TIM DAHLBERG Associated Press LAS VEGAS -
Ricky Hatton came to Las Vegas to win back his 140-pound title and make an big impression doing it.
He accomplished the first, taking Juan Urango's title with a unanimous 12-round decision Saturday night to set up a lucrative fight in June against Jose Luis Castillo.
The big impression, though, will have to come another time.
Hatton made a successful debut in this boxing mecca by beating Urango, but even the 3,000 or so fans who came over from Britain to cheer their countryman didn't seem all that excited about his lackluster win.
Hatton outhustled Urango to win back the title he vacated last year when he moved briefly to 147 pounds, winning easily on all three ringside scorecards. But Hatton did little to improve on a reputation that slipped some when he won a controversial decision last May against Luis Collazo in Boston.
"The first six rounds felt too comfortable, maybe I took my foot off the gas," Hatton said.
Hatton, who has a huge following in his native Manchester, England, had wanted to fight in Las Vegas to broaden his base among American fans. He will fight here again June 2 when he defends the 140-pound title against Castillo.
Hatton stood on the ring ropes and took a microphone to address his fans after the fight.
"I hope I did you proud and I'll see you back here in June," he said.
All three judges scored the fight 119-109, giving Urango only one round. The Associated Press also scored it 119-109.
Hatton said he wanted to make the fight a boxing match instead of a brawl like most of his fights.
"I think I showed another side, that I can box," he said.
Urango, who won the vacant title in his last fight, was never in this one. He was slow, didn't punch enough, and never seemed interested in making it a real fight.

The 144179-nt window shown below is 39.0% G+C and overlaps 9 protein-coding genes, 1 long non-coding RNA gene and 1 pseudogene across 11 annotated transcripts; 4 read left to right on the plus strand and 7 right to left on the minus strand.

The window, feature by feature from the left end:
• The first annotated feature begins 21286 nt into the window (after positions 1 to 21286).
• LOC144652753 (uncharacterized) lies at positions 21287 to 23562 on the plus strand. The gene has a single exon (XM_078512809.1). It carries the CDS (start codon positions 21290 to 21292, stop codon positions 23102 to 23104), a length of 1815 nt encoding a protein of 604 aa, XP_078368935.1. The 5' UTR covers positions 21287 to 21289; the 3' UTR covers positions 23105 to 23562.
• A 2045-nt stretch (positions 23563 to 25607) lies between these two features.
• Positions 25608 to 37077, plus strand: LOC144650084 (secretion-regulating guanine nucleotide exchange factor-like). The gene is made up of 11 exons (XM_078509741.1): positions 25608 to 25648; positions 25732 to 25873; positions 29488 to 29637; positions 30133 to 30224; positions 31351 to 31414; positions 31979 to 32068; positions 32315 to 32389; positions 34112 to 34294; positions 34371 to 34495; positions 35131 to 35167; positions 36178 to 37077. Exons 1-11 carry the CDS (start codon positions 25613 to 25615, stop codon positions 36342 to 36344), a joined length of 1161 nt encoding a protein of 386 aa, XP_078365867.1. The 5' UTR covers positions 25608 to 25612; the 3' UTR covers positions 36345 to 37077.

Hatton (42-0, 30 knockouts) won the fight with one punch, a lead right hand he landed all night. Hatton often followed that by going into a clinch with Urango, then repeating the same scenario when the two were separated.
While Hatton failed most of the time to back up the lead right with any combinations, Urango (17-1-1) did even less himself.
There were no knockdowns and neither fighter was in any trouble, but the rounds had such a sameness to them that there was little singing among the normally boisterous British contingent who followed Hatton here for the fight.
Urango apparently thought he was doing better than the judges did, raising his arms in triumph at the end of each round as he went back to his corner. But the rounds went to Hatton, mostly because he was quicker getting off.
Ringside punch stats showed Hatton landing 258 of 755 punches to 153 of 570 for Urango.
Castillo, meanwhile, barely escaped with a split decision win over his far less experienced opponent, winning by the slimmest of margins to keep his hopes alive for the fight with Hatton.
Castillo used a relentless attack to the body to win 115-113 on two scorecards, enough to offset the 115-113 margin given Hermann Ngoudjo by the third judge. The Associated Press had the fight even, 114-114.
The decision was widely booed by the crowd at the Paris hotel-casino, which watched as Ngoudjo acquitted himself well in only his 16th professional fight against a fighter who was in his 63rd pro fight.
Ngoudjo (15-1) stood on the ringside corner ropes after the decision was announced and raised his arms in victory.
"I thought I outworked him on the outside and I roughed him up on the inside," Ngoudjo said. "I thought I won this fight by four rounds."
Ngoudjo, who fought for Cameroon in the 2000 Olympics but now lives in Montreal, was fighting for only the second time outside of Canada. He was unbeaten coming into the fight, but had never fought a fighter of the caliber of Castillo.
Castillo, meanwhile, hadn't fought in nearly a year after failing to make weight for his lightweight title fight against Diego Corrales in June. Castillo was suspended for the rest of 2006 and fined $250,000 for not making the weight for the second time in two fights with Corrales.
The effects of the layoff were evident in the 140-pound fight.
"I did the best I could," Castillo (55-7-1) said. "I've been away from the ring for a long time. It wasn't one of my greatest performances."
HBO announcer Jim Lampley worked the fight from ringside despite his arrest Jan. 3 for investigation of felony domestic violence. Lampley has denied the allegations.